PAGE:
By Henry Johnson AB '18
In the #HWire blog's "Where Are They Now?" series, we check in with Harvardwood program alums to find out what they've been up to and to showcase their accomplishments since participating with Harvardwood!
Alexandra Zimbler AB '10 is currently the VP of Film & TV Development at Michael Shamberg's MAS Production. She's also a Director and Producer whose short documentary Gisele et Georges won Best Short Documentary at the Independent Filmmakers Showcase. While a student at Harvard College, Alexandra was a VES concentrator and attended the Harvardwood 101 Wintersession program.
Q. How did you decide that you wanted to pursue a career in film and television?
A. Here is a true, roundabout explanation. I have always loved storytelling, starting as a performer. During my childhood, my family lived in Russia where I figure skated with the Russian Ballet on Ice. We traveled around Russia and Poland performing winter shows like Swan Lake and The Nutcracker. This was both exhilarating and terrifying. My favorite part was playing different characters, dancing to beautiful music, and getting lost in magical moments of make-believe.
Eventually my family moved to England where I got into competitive ice dancing, skating with a male partner. We performed to classical music, and tried to convey emotional depth with our performances while giving the audience a great show. Inspired by films and theater such as Lawrence of Arabia, Gladiator, and Phantom of the Opera, we used their music in our skating programs.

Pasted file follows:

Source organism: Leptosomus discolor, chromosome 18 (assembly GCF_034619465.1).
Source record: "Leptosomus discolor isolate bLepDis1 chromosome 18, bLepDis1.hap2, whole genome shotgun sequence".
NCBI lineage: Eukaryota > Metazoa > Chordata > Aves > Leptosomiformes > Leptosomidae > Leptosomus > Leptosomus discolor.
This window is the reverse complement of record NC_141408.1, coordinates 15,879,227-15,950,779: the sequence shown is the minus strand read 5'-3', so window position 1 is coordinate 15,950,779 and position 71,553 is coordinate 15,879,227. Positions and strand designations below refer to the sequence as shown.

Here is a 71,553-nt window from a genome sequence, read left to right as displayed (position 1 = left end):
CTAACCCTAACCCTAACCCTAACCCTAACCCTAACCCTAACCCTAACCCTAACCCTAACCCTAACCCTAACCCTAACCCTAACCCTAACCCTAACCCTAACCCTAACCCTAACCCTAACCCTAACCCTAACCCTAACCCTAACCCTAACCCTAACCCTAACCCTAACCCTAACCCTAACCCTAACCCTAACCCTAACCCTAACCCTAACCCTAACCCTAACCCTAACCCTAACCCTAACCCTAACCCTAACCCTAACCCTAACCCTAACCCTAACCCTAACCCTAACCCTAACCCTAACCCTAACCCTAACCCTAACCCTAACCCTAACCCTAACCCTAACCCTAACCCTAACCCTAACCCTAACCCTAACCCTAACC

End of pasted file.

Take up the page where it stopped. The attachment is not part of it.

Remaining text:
I retired from skating to attend Harvard, but missed the creative element in my life. Then I found the VES Department, and the Filmmaking 101 class taught by Alfred Guzzetti. He taught the fundamentals of filmmaking on 16mm film, and challenged his students to pick a subject and tell a story. It was exciting to find a new way to express myself, and filmmaking became my new passion. It helped to be energized by incredibly creative classmates, many of whom today work in film or television as writers, directors and producers.
Q. What was your first step toward working in the industry?
A. During the summer after my junior year I interned at Sony Pictures in Los Angeles. This was my first contact with industry professionals. I learned a tremendous amount, largely due to a very supportive mentor, Stephanie Chang.